The second member’s post was well-researched, well-worded, and addressed the validity of the first member’s claims, while stating her beliefs.  The response she received was… well… typical for the age range.  I remember being that age and wanting to be right all the time.  But as I’ve grown I’ve learned to listen to other arguments and consider them, and reply in kind–or more eloquently, depending on the person with whom I’m debating.  And that’s a sign of maturity.

So is understanding what’s beneath the surface of Dragon Age 2, and even Dragon Age Origins.  Yes, both games qualify for an M rating under ESRB standards.  Another friend and I laugh over the fact that in your first fight as a human noble in DA:O, you slaughter a few large rats, and come out of it covered in blood.  And of course there’s the not-so-subtle love scene, and Morrigan’s offer.  But the choices you must make along the way: to listen to various party members, to accept the assistance of mage v. templar or wolves v. elves… while your world is being torn apart by civil war even as a Blight of darkspawn threatens everything you know and love… it’s a lot to consider and think about.  While it is just a game, many of us have to make choices that will affect the well-being of others.  As a teacher I face choices of that nature every day.  While the fate of the world doesn’t hang in the balance, it’s still a great responsibility.

Dragon Age 2 is even more mature in terms of theme and subtext.  The game’s story has a much larger scope.  And while Meredith’s tyranny threatens only Kirkwall, the ripple effect affects the rest of Thedas.  Dragon Age 2 is about more than hacking and slashing, and exploring identical sewers, dungeons, and caves.  It’s about more than just deciding who to romance, and is Anders or Fenris cuter or a better love interest.  It’s about city struggling to run itself under a broken system, as its citizens begin to expose the system for what it is.  There are religious zealots who kill the Viscount’s son to make a point.  There are gangs preying on the weak and impoverished while the wealthy flourish and pretend it doesn’t exist.  There are people living in squalor and no one willing or even able to do much of anything about it.  Once Viscount Dumar is killed by the Arishok, Meredith refuses to allow anyone else to take his seat, becoming the sole power in Kirkwall.  And with that she wields martial law, has citizens hanged on suspicion of harboring apostates, and suspects all mages of blood magic.  Kirkwall is a broken town running on a system so broken it’s nearly impossible to fix without destroying it entirely and starting fresh.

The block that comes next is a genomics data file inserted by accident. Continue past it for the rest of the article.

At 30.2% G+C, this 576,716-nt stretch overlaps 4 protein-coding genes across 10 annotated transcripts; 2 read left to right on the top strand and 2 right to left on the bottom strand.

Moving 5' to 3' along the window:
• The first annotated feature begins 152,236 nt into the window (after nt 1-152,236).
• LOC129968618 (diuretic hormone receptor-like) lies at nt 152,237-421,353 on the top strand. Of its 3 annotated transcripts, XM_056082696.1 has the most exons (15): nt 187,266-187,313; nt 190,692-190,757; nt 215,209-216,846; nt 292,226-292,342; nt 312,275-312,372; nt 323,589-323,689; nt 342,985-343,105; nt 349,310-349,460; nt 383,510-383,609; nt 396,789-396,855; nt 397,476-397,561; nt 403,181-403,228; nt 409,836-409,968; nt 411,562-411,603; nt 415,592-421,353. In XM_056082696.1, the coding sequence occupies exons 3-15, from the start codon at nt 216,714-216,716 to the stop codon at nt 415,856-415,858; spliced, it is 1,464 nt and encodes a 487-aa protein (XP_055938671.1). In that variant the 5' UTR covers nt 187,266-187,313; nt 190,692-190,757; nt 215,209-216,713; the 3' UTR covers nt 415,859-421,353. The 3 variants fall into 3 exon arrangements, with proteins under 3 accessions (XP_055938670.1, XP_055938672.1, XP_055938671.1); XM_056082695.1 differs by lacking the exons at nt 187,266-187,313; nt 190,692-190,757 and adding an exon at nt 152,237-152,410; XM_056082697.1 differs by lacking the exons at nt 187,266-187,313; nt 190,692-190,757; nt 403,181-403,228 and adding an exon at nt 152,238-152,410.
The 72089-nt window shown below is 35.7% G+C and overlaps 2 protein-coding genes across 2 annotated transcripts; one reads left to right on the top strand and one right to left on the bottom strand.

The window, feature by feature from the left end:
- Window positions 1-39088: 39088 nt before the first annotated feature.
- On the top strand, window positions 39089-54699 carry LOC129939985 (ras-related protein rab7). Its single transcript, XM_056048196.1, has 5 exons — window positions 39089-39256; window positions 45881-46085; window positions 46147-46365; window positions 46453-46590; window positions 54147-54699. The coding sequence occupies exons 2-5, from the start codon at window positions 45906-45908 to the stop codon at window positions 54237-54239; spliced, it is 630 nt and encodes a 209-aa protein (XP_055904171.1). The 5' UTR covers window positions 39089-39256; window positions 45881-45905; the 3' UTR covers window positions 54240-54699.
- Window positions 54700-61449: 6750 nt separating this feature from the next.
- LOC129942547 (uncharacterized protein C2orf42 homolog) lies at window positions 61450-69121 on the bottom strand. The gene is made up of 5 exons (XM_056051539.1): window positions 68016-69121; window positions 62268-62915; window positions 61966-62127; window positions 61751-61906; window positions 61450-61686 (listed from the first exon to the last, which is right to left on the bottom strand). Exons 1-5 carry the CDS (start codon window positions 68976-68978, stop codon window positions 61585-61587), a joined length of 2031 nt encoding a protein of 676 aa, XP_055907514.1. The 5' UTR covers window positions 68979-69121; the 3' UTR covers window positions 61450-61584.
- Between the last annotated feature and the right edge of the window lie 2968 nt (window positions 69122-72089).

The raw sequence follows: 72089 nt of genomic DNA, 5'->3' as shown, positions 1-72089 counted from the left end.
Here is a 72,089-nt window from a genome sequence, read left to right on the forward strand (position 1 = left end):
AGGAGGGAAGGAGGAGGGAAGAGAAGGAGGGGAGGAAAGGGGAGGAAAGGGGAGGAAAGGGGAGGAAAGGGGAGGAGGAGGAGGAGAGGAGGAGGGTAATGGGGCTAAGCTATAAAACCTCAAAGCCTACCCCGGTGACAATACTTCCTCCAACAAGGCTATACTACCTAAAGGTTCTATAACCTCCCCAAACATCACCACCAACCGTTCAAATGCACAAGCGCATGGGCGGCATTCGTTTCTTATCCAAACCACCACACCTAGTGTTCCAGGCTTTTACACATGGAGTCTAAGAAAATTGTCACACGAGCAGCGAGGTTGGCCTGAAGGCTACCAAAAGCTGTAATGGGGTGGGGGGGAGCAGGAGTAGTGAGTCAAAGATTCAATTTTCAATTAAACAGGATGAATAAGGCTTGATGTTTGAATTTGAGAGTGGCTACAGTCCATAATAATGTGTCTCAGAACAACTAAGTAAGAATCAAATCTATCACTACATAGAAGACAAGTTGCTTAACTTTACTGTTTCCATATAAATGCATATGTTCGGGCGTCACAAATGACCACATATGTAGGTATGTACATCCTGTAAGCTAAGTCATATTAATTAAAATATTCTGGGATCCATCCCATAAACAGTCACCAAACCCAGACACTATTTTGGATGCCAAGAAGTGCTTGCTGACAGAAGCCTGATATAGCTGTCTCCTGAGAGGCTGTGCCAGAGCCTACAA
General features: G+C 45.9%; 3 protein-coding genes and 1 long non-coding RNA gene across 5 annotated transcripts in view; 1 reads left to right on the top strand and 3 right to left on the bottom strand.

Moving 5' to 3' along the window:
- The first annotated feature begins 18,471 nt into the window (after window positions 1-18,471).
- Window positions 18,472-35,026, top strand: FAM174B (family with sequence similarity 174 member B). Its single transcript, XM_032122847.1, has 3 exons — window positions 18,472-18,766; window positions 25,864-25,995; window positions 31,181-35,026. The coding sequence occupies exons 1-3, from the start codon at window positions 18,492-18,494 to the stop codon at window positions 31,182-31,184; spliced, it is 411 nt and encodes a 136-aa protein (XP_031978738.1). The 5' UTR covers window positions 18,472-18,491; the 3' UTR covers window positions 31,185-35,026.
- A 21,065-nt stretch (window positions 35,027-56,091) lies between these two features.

This is what Anders seeks to do by blowing up the Chantry.  And Hawke and company are all caught up in the midst of this, looking for a better way.  You don’t have to be mature (mentally) to handle the combat aspect of it.  But to truly understand what’s going on and how the characters fit in requires a level of intellectual and emotional maturity.

Take for example BioShock.  BioShock is brilliant on so many levels.  The setting, gameplay, graphics, all of it makes for a truly beautiful, haunting game.  But it’s the story and themes that is really haunting, and must be approached with a level of intellect and emotional maturity to truly understand the irony.  Now, you can play BioShock as just a game, and enjoy killing Splicers; that’s fine.  But I’m looking at it from the perspective of what’s below the surface of gameplay.

One of the beauties of BioShock is the literary allusions.  The setting is Rapture, which is an ironic name given what’s happened there.  And of course the game reflects and alludes to the novel Atlas Shrugged by Ayn Rand, down even to the philosophies explored through the game’s characters.  One of the final areas of Rapture you can explore is chock full of mythological references.  And then you realize that the Splicers you’ve been shooting up have become that way because of the way Rapture has fallen apart.  They’re not just enemies; they’re people who placed their trust in Rapture, and it failed them.  One of the most haunting scenes in the game is when you’re in an empty theater, and a young man is told to play the piano; when he fails to complete the task an insane director blows him up.  Yes, the violent death is worthy of the M-rating; but it’s comprehending the senselessness behind it that truly requires maturity.